Latin America’s Politcal Economy of the Possible, by Javier Santiso, MIT Press, $27.95/£18.95

Latin America’s political landscape has changed beyond recognition in the past five years or so. In country after country a new generation of leaders has emerged. Many of them – such as Luiz Inácio Lula da Silva, Brazil’s trade unionist president, or Michelle Bachelet, Chile’s and South America’s first elected female leader – have come from the moderate and market-friendly left, giving rise to the idea that a “pink tide” is rising in the region.

However, there have been some other trends, too. This year a more radical, anti-American strain of politics has been evident, in the radicalisation of Venezuelan politics under Hugo Chávez and the increasing influence of Venezuelan oil diplomacy in Bolivia and some other countries.

To make matters even more complex, in recent weeks the political barometer has swung sharply in the opposite direction, with the emphatic re-election of the rightwing Álvaro Uribe in Colombia and the narrow disputed triumph in Mexico of Felipe Calderón. Even the idea that a new generation is taking over has been put to the test. In Peru the electorate has just given a new lease of life to Alan Garcia, a 57-year-old moderate socialist who took the country into bankruptcy when he was president in the late 1980s.

In his book Javier Santiso, the chief development economist at the Organisation for Economic Co-operation and Development, provides insights that explain some of these developments. He argues that leaders such as Colombia’s Uribe or Brazil’s Lula da Silva may come from different political traditions, but both are moving towards a political centre-ground defined by a commitment to democratic politics, social reform and the market economy.

Borrowing a phrase from Albert Hirsch­man, the German liberal economist, Santiso calls this approach the “political economy of the possible”. For Europeans and North Americans it might sound like common sense, but good government based on democratically accountable institutions is unusual in a continent where politicians have often preferred to champion ideological models and abrupt sweeping change.

What Santiso calls an “endless waltz of paradigms” took Latin America from the liberal right in the 1930s to state-centred corporatism and radical socialist models of the postwar period and then dizzyingly back to the free market right in the 1990s. Ideology still has its appeal. Witness the domestic popularity of Chávez and his leftwing “Bolivarian revolution”. But “possibilism” rather than populism is becoming the dominant theme, argues Santiso.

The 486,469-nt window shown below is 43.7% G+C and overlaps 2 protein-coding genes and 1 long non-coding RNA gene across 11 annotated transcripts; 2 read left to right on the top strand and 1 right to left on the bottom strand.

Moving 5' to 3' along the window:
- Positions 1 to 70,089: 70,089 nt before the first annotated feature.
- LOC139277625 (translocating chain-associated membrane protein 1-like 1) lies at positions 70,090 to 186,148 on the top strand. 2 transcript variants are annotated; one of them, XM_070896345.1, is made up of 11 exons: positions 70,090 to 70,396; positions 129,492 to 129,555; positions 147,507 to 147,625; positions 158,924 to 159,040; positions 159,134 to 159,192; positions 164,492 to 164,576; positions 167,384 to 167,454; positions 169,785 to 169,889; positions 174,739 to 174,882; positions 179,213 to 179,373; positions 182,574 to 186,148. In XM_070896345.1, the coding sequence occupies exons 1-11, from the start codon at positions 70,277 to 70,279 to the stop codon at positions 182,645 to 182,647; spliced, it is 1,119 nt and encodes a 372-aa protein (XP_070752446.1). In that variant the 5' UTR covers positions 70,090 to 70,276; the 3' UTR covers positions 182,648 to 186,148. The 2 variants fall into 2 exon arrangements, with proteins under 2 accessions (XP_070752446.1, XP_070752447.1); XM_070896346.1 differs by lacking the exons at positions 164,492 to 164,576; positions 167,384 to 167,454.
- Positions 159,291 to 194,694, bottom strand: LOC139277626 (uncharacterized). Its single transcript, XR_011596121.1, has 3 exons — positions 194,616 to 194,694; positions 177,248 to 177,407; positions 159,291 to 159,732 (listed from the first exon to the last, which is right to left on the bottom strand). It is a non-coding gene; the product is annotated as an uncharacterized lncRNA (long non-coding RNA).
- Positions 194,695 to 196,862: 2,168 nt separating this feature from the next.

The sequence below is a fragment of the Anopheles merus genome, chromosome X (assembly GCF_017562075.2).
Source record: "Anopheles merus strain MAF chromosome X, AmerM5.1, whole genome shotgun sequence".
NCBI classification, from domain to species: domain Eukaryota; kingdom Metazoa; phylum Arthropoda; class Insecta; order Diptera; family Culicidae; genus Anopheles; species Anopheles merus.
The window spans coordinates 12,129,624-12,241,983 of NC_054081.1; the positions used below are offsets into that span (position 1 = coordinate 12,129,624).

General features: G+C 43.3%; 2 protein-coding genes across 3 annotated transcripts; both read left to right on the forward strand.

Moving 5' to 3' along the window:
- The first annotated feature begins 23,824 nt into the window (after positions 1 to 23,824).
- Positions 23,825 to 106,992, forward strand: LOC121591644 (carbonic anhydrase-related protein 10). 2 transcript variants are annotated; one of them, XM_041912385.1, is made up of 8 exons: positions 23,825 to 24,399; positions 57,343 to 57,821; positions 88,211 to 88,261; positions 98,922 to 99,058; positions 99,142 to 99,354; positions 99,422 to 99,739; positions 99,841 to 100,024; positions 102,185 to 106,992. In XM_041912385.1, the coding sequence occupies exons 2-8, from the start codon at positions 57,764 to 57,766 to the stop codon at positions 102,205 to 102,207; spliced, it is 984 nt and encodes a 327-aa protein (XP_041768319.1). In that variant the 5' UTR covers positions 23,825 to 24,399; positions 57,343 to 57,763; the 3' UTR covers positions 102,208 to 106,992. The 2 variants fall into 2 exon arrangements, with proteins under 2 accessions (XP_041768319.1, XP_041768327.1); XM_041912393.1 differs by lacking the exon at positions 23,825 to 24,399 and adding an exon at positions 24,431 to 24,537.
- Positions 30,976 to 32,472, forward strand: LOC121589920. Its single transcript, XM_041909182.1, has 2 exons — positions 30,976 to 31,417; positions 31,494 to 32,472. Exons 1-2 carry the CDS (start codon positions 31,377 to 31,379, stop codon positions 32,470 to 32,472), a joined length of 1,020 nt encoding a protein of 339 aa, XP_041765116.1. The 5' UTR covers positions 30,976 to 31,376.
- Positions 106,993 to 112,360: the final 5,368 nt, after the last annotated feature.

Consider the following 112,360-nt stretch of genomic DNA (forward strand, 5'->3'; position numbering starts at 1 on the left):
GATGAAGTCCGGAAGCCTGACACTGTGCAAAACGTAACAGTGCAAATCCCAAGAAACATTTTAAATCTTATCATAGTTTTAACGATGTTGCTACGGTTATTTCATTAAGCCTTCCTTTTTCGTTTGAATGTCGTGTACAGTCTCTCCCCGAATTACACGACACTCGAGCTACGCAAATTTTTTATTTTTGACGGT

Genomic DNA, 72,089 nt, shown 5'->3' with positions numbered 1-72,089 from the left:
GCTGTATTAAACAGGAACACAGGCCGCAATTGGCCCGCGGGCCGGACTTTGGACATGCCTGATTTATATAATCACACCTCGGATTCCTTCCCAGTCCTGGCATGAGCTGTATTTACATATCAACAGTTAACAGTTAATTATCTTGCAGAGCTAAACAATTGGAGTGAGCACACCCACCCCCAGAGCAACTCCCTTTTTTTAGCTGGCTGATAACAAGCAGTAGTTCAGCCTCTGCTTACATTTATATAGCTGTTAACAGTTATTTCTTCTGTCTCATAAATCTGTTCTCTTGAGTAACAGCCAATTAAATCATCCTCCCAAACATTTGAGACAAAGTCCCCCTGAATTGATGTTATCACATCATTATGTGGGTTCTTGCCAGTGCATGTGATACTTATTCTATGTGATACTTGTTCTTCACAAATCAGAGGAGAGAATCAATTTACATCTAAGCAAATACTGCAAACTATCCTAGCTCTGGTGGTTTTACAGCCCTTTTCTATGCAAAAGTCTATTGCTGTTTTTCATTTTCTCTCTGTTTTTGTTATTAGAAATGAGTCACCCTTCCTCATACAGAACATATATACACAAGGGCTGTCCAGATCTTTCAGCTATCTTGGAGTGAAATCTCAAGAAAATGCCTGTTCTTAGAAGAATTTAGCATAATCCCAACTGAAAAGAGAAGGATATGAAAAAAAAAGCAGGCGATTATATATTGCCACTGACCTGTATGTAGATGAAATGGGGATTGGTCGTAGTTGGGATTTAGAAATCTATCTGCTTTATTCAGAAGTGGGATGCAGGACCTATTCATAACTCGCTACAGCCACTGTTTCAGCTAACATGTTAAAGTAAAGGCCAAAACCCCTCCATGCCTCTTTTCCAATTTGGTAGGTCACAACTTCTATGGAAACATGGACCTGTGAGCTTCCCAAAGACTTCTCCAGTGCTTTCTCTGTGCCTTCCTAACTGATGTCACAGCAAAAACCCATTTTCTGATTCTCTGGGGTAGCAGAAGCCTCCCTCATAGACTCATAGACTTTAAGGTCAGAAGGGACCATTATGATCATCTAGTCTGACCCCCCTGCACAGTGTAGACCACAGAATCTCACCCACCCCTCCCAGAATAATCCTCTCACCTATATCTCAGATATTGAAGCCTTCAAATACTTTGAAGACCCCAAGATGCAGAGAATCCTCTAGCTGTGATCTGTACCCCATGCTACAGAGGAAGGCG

This is an attractive argument and provides an interesting framework in which to measure the region’s political progress. It is a particularly valuable way to see Chile, the most successful economy in the region over the past two decades. Santiso attributes Chile’s achievements not to the blind application of free-market orthodoxy but to flexibility in policy-making from the mid-1980s onwards. In other words, the crucial moment was not, as the liberal right argues, the 1973 coup against Salvador Allende, the socialist president, but the catastrophic banking crisis of 1982, the product in part of economic policies pursued by the radical free-marketeers known as the Chicago Boys.

During the 1990s, when countries such as Argentina and Mexico implemented shock therapy and quickly sold off state property, a newly democratic Chile controlled its exposure to world financial markets and maintained its efficient copper company in public hands. The result was a relatively smooth encounter with globalisation, a decade of consistent expansion and a 50 per cent reduction in poverty levels.

Chile, says Santiso, is often presented as the “culmination of Latin America’s neo-liberal trajectory”. In fact, “the great lesson” to be taken from the country’s experience is “achieving distance from ideological fevers of all kinds”.

However, he is less convincing when he suggests that Brazil and Mexico – Latin America’s two biggest economies – have successfully embarked on the same development route. True, Lula da Silva and Vicente Fox of Mexico have pressed through important reforms and impressively maintained macroeconomic stability. But whether their pragmatic approach to reform amounts to very much is another matter. Neither government has made anything like the social progress of Chile, nor invested nearly as much in physical infrastructure. While Chile has grown at an average of more than 5 per cent, neither Mexico nor Brazil in recent years has been able to achieve expansion approaching half that rate. Mexico’s stability is now underpinned by growing integration with the US economy, but to equate the North American Free Trade Agreement with European-style convergence is overly optimistic.

The result is that while neither country is likely to imitate Venezuelan-style extremism, nor are they are as politically stable as Santiso suggests. Chile’s achievements signal a way forward for the region. Mexico, Brazil and most of the rest of Latin America, however, are still some way from emulating them.

The writer is the FT’s Latin America editor

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